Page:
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Konstantinos Kalemis's curator insight, August 3, 2:10 AM

My 10 year-old daughter was looking in our atlas a while back (yes, she is my daughter) and in the encyclopedic entry of each country she started noticing that literacy rates were included.  She started asking about which regions had higher and lower literacy rates. This became a teaching moment about the power of the map--I explained that all this data can be more easily accessed and seen on a map and this interactive map is what we discovered.  We need to help student find the maps and data to answer their questions (and we need to make sure that they are curious enough to ask questions about the way the world works).  

Annenkov's curator insight, August 5, 4:29 PM

My 10 year-old daughter was looking in our atlas a while back (yes, she is my daughter) and in the encyclopedic entry of each country she started noticing that literacy rates were included.  She started asking about which regions had higher and lower literacy rates. This became a teaching moment about the power of the map--I explained that all this data can be more easily accessed and seen on a map and this interactive map is what we discovered.  We need to help student find the maps and data to answer their questions (and we need to make sure that they are curious enough to ask questions about the way the world works).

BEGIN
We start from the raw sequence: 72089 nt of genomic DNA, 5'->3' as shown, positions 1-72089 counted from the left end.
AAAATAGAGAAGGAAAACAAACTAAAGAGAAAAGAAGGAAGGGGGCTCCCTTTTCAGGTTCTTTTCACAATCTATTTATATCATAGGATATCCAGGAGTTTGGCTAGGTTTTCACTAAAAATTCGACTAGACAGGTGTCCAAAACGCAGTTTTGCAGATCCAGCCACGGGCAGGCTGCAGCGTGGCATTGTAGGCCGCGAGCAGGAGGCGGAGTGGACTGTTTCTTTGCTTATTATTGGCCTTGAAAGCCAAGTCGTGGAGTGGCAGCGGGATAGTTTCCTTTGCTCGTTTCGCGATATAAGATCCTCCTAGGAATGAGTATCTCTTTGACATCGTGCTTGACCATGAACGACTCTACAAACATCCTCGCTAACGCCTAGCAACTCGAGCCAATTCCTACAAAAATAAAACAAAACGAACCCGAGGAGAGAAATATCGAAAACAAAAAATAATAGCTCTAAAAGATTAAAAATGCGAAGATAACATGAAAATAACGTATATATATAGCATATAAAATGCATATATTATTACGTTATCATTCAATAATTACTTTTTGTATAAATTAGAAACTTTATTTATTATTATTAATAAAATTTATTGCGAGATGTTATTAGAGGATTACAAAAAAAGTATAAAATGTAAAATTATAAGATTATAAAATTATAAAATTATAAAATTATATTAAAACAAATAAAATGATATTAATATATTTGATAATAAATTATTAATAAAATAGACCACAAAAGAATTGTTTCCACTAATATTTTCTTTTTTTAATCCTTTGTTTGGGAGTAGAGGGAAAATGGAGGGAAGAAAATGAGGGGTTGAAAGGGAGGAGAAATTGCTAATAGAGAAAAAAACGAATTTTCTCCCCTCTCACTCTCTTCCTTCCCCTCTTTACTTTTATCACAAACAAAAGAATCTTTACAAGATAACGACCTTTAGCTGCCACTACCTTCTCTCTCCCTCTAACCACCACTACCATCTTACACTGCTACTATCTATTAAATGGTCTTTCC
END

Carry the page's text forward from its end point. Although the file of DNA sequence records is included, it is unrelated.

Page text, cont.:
Lindley Amarantos's curator insight, August 6, 3:53 PM

My 10 year-old daughter was looking in our atlas a while back (yes, she is my daughter) and in the encyclopedic entry of each country she started noticing that literacy rates were included.  She started asking about which regions had higher and lower literacy rates. This became a teaching moment about the power of the map--I explained that all this data can be more easily accessed and seen on a map and this interactive map is what we discovered.  We need to help student find the maps and data to answer their questions (and we need to make sure that they are curious enough to ask questions about the way the world works).  

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Food Waste

Producers, sellers, and consumers waste tons of food. John Oliver discusses the shocking amount of food we don’t eat.

Via Seth Dixon
geographynerd's insight:

Food waste is a tragedy that we all know happens, but the economic system does not work efficiently to maximize the global food production (Disclaimer: it is HBO's John Oliver, so there is some language and references that might not be appropriate for all audiences). 

 

Tags: food, agriculture, consumption, sustainability, video, unit 5 agriculture.

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Jose Soto's curator insight, August 5, 9:21 PM

Food waste is a tragedy that we all know happens, but the economic system does not work efficiently to maximize the global food production (Disclaimer: it is HBO's John Oliver, so there is some language and references that might not be appropriate for all audiences). 

 

Tags: food, agriculture, consumption, sustainability, video, unit 5 agriculture.

Lorraine Chaffer's curator insight, August 6, 4:20 AM